#12 – Twenty-eight Artists and Two Saints by Joan Acocella

If I could magically trade places with anybody and try out their career for a day, I might choose Joan Acocella. She gets to review dance and books for The New Yorker. What could possibly be more fun?

Twenty-eight Artists and Two Saints is a collection of Acocella’s essay profiles of creative people. (As you may have guessed from the title, 28 of them are artists and two are saints — Joan of Arc and Mary Magdalene). Resisting cliches about art and suffering, she considers the lives of artists and asks thoughtful questions about the relationship between art and life.

I loved the profiles of Baryshnikov, Martha Graham, and other dancers. I discovered a writer, new to me, whose work I enjoy — Penelope Fitzgerald. I also loved her essay on the history of writer’s block in which she considers famous cases — Ralph Ellison, Coleridge — and asks why and how it happens.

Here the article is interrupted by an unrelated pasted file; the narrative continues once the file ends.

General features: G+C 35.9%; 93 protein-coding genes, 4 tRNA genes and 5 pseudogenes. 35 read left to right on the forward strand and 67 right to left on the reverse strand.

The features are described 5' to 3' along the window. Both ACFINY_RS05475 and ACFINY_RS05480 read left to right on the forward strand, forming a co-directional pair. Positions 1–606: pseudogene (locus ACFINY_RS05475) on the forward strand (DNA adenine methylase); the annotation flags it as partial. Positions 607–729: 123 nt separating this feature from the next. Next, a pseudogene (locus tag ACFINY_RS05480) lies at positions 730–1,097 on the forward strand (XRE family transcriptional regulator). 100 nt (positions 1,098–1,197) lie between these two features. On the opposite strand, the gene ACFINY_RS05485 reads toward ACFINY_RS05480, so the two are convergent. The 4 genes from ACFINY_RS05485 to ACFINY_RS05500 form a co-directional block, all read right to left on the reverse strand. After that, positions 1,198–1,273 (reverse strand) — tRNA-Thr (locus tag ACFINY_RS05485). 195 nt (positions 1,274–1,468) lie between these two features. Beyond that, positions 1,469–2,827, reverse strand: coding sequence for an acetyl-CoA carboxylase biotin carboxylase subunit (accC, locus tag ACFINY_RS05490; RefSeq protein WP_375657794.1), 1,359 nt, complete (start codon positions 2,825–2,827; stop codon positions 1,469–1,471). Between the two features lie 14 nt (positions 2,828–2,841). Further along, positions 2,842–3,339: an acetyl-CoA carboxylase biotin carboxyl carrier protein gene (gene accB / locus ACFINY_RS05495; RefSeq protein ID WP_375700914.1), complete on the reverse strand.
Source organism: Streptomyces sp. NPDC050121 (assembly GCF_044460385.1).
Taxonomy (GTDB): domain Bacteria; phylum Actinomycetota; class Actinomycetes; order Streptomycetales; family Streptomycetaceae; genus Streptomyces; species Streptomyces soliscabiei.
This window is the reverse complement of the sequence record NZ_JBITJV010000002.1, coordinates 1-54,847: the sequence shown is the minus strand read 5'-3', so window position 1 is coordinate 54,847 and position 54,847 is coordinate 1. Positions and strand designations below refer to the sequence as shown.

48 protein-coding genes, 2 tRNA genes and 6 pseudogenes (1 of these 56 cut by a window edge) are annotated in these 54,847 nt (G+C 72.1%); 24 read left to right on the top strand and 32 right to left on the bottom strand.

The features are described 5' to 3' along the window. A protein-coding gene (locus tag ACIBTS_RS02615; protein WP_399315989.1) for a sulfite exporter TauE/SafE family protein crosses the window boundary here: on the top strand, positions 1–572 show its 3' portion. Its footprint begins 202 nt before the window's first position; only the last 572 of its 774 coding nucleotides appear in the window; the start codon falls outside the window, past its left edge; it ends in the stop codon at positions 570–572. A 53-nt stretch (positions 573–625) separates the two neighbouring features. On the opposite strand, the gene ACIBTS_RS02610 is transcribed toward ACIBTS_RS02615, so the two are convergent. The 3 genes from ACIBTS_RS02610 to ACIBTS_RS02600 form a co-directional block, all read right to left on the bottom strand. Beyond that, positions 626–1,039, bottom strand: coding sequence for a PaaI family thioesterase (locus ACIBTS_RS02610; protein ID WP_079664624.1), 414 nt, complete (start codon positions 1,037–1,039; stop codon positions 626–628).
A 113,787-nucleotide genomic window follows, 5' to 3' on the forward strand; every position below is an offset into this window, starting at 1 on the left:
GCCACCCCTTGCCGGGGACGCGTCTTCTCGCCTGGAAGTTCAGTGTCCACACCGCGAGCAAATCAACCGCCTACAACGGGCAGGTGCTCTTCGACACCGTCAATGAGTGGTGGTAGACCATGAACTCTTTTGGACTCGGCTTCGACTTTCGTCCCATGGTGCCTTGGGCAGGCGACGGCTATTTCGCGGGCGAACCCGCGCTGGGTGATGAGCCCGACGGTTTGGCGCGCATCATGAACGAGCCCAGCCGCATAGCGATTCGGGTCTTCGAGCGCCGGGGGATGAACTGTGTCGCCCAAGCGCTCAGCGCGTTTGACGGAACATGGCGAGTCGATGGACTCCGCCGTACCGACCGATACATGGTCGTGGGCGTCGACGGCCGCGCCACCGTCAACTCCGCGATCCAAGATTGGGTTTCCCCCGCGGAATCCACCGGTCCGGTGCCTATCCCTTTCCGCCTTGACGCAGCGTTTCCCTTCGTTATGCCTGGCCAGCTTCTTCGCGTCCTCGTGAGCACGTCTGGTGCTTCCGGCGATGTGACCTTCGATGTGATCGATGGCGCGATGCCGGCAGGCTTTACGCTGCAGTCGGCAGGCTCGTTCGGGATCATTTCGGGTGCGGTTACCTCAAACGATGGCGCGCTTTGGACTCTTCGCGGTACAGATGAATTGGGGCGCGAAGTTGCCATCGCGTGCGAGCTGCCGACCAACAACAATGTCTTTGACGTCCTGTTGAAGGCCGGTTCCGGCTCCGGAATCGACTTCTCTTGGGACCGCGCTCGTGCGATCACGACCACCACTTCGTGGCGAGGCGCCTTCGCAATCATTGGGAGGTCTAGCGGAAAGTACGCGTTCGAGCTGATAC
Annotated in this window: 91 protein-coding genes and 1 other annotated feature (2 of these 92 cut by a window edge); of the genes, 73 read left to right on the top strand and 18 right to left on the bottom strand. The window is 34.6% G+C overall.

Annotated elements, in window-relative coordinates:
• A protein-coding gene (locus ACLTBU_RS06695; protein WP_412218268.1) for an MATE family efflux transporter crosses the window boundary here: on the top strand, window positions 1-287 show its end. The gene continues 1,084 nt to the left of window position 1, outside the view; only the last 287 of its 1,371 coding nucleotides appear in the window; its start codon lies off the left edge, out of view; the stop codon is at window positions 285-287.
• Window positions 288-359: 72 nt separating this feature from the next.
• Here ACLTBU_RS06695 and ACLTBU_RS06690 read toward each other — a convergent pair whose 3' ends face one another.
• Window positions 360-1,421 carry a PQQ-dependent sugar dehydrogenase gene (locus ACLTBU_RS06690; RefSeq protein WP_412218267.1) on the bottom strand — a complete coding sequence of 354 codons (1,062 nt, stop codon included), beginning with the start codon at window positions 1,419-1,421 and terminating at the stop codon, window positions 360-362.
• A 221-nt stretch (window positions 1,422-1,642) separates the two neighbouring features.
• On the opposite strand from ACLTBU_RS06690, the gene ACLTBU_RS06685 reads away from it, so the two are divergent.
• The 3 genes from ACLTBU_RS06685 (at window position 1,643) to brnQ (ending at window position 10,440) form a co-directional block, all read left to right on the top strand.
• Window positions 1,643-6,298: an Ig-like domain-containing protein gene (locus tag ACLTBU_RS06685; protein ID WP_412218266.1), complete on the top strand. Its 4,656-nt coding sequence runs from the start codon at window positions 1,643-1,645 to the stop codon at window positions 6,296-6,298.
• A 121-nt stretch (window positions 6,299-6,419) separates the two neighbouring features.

“Possibly, some writers become blocked simply because the concept exists, and invoking it is easier for them than writing,” she says.

I may have skipped a few essays. But I would recommend this book to anybody interested in how creativity works.

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